Get a mentor! Actually, get a couple. One who is light years ahead of you and one who is not quite as far along to help you take things one day at a time. By Courtney Powell (Founder & CEO, PublikDemand)
My first visit to the Valley was in October of 2011. I was in Santa Clara attending a mobile dev conference when a friend suggested I stop by and chat with the partners at 500 Startups. What was meant to be a five minute meeting turned in to three days of getting to know the 500 team and then-batch founders. It was also the first real step I took to live my dream.
My original idea for PublikDemand came from a bad experience with Time Warner Cable last summer. You can watch me tell the story here. Although I truly believed that a problem existed in the consumer complaint space and that I had a unique solution, I was not totally sure how to even begin with launching a company.
I joined my first startup when I was in college. I remember vividly the first day I met the two founders. They shared their vision for the company emphatically enough, but I remember thinking that all that I saw was a small office and a yellow notepad.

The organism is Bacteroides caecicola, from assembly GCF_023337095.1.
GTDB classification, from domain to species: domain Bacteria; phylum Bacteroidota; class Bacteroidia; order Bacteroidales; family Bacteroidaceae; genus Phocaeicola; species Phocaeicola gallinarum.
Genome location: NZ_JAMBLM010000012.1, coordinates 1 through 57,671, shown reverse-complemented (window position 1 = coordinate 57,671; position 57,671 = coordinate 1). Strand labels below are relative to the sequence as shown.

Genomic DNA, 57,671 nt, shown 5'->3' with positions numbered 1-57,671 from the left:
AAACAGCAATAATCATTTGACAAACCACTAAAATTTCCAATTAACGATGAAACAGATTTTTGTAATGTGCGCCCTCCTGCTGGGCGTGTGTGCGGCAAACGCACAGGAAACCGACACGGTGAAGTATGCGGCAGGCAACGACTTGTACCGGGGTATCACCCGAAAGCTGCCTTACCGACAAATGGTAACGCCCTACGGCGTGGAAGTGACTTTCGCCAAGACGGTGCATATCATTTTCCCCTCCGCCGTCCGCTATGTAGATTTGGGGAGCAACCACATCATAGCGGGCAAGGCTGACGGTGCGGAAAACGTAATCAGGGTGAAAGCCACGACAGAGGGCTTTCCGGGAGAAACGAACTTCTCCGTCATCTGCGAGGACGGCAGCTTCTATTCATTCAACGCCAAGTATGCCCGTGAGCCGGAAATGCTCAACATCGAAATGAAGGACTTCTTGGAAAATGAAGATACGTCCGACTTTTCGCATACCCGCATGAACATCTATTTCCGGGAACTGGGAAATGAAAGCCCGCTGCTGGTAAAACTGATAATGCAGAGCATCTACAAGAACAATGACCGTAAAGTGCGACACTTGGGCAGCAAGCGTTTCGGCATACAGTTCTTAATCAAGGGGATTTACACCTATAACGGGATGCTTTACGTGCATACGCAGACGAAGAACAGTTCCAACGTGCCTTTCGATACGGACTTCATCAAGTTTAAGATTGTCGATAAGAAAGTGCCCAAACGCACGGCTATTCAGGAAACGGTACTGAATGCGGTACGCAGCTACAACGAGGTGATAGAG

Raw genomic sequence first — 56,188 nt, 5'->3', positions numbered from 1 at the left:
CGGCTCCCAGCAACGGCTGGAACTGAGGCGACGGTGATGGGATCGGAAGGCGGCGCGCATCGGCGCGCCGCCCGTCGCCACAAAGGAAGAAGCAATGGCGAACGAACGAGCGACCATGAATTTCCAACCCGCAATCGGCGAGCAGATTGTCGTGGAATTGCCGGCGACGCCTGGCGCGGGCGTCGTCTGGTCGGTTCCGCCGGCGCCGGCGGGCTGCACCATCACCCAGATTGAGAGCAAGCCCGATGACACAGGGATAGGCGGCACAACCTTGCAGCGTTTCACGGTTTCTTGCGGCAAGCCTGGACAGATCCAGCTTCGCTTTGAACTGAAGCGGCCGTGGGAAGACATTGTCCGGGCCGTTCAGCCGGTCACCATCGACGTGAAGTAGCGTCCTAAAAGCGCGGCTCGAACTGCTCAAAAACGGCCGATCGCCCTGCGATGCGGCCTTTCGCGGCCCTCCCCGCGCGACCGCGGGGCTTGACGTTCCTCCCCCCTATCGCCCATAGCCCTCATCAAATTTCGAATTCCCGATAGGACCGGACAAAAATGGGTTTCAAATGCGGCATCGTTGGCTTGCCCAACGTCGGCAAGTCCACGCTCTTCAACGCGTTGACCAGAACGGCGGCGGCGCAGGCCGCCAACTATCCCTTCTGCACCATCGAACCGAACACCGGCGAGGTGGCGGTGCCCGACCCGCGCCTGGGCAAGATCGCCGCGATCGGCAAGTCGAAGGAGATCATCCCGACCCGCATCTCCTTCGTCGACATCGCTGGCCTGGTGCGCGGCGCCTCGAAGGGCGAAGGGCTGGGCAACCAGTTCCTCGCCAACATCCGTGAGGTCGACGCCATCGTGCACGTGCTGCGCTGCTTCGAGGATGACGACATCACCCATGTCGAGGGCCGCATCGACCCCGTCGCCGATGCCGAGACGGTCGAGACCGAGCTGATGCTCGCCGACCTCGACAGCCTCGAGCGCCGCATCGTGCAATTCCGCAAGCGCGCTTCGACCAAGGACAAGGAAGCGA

Fortunately, I took the job and the company went on to raise several venture rounds and become one of the biggest players in the promotional products space, doing over $50M a year in sales. The founder was an experienced entrepreneur, a domain expert.
I, on the other hand, was 27 years old and found myself feeling alone and somewhat overwhelmed by my new idea and a growing fear of failure. Thankfully, in the year that has passed many of the fears that I had about starting my own company have faded away.
Here are a few that held me back at one point or another and a few thoughts that helped me surmount them.
I’m too young/old.
Last month I met a 19 year old that was on the founding team of Pinterest and Turntable. And he just raised $7M from Kleiner Perkins to build out Gumroad. This guy just turned 21, he’s on his second startup and just closed his seed. Don’t forget about Zuck.
On the other hand, I read somewhere that Colonel Sander’s of KFC didn’t get his first break selling his chicken recipe until he was 77.